Government Visa Program and International Organization


A-1, A-2, and G-1 through G-4 visas may be issued for official travel to the United States. This type of visa required by a diplomat, central government and International Organization employee recognized by U.S. government. There are very specific requirements which must be met by applicants in order to qualify for A, G or NATO visas under U.S. immigration law.

Type-A visas are generally issued upon presentation of a diplomatic note from the appropriate host country office or foreign mission. If an A-1 or A-2 visa applicant is traveling to the U.S. for less than 90 days, the visa is annotated "TDY." Normally, the personal interview requirement for bona fide A-1 and A-2 visa applicants who are citizens of, or accredited to, the host country is waived. However, there may be circumstances within which the consular officer will ask for an interview.

This list gives additional information about specific visa types within this class:

A-3 Visa

Issued to the attendants and personal employees of persons in A-1 or A-2 status.

G-1 Visa

Issued to members of a permanent mission of a recognized government, to an international organization, regardless of rank, and to members of their immediate families. G-1 visas are also issued to the mission's secretaries, chauffeurs and custodial employees, except domestic employees, who are issued G-5 visas.

G-2 Visa

Issued to representatives of a recognized government and to members of their immediate families traveling to the U.S. temporarily to attend meetings of a designated international organization. G-2 officials may represent their governments at the United Nations (UN) General Assembly or as TDY officers to that country's mission to the international organization. G-2 visas may be issued to military officers who are assisting the UN Secretariat with peacekeeping matters. Their family members may also be issued G-2 visas.

G-3 Visa

Issued to representatives of non-recognized or non-member governments, regardless of rank, and to members of their immediate families. G-3 visas should also be issued to representatives of such governments to participate in temporary meetings of designated international organizations (e.g., a meeting of the UN General Assembly and Security Council).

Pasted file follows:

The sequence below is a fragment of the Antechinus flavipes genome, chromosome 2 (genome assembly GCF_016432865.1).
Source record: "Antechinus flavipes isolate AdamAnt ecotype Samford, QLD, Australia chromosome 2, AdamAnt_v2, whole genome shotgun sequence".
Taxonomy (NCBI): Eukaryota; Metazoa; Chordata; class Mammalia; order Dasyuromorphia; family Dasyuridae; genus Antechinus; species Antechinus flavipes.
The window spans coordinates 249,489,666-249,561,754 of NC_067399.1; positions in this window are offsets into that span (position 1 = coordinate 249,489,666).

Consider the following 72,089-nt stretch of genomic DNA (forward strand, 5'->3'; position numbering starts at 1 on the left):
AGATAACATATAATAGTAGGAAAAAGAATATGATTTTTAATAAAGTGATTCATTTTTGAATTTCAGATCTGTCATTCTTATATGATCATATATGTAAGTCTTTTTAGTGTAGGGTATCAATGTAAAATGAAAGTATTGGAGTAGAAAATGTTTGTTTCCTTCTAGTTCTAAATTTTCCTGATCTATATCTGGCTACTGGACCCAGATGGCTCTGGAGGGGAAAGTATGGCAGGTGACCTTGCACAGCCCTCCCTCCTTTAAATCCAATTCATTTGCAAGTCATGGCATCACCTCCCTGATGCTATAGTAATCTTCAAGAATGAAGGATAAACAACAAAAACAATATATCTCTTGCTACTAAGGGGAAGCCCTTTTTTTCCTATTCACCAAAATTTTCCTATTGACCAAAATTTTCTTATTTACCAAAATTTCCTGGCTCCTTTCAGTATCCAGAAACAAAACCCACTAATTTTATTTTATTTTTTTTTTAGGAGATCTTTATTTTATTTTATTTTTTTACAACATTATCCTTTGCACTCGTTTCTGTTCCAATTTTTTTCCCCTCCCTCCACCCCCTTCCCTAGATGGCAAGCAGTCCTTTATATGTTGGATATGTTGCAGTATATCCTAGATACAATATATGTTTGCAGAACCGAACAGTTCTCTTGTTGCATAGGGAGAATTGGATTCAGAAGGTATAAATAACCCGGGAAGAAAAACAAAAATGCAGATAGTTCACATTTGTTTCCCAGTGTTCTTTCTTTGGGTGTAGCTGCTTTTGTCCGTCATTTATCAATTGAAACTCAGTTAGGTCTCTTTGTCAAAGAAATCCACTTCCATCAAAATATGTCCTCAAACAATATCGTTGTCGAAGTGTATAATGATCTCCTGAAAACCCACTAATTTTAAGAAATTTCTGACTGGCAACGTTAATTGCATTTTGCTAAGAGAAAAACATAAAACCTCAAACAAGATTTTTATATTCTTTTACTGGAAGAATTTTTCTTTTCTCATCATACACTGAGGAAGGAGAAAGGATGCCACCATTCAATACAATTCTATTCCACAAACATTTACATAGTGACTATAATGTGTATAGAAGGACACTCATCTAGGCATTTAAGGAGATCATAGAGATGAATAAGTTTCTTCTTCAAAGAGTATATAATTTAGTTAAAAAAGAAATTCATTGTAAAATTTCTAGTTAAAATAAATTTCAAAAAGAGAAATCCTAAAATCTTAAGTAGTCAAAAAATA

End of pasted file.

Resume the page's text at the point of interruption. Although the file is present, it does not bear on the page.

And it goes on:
G-4 Visa

Issued to personnel of any rank who are proceeding to the U.S. to take up an appointment at a designated international organization (including the United Nations). Members of their immediate families may also be issued G-4 visas, except their domestic employees, who are issued G-5 visas. Officers and employees of designated international organizations, who are not assigned in the U.S., may be accorded G-4 classification if they intend to transit the U.S. The number of entries should be limited to the official request. G-4 visas may also be issued to personnel of any rank on the payroll of a designated international organization proceeding to the U.S. on behalf of that organization.

G-5 Visa

Issued to the attendants and personal employees of persons in G-1 through G-4 status.

Note: If a Legal Permanent Resident (LPR) were to be employed by a foreign mission in the U.S., he or she would be eligible for A visa status if he or she would be willing to surrender his or her permanent residence card.

A and G visa applications should be sent directly to the U.S. Embassy in Jakarta with a diplomatic note from the Ministry of Foreign Affairs. If you are qualified for a G-4 visa, you may submit your application together with supporting documents from your organization. Applications can be submitted any workday between 10:00 - 11:00 am.  There are no fees for official visas. Do not pay an MRV visa application fee through this site, as it will not be refunded.

You can visit the Embassy's website for additional information about qualifying for Government and International Organization’s visas and for more specific information about  A visas and G visas.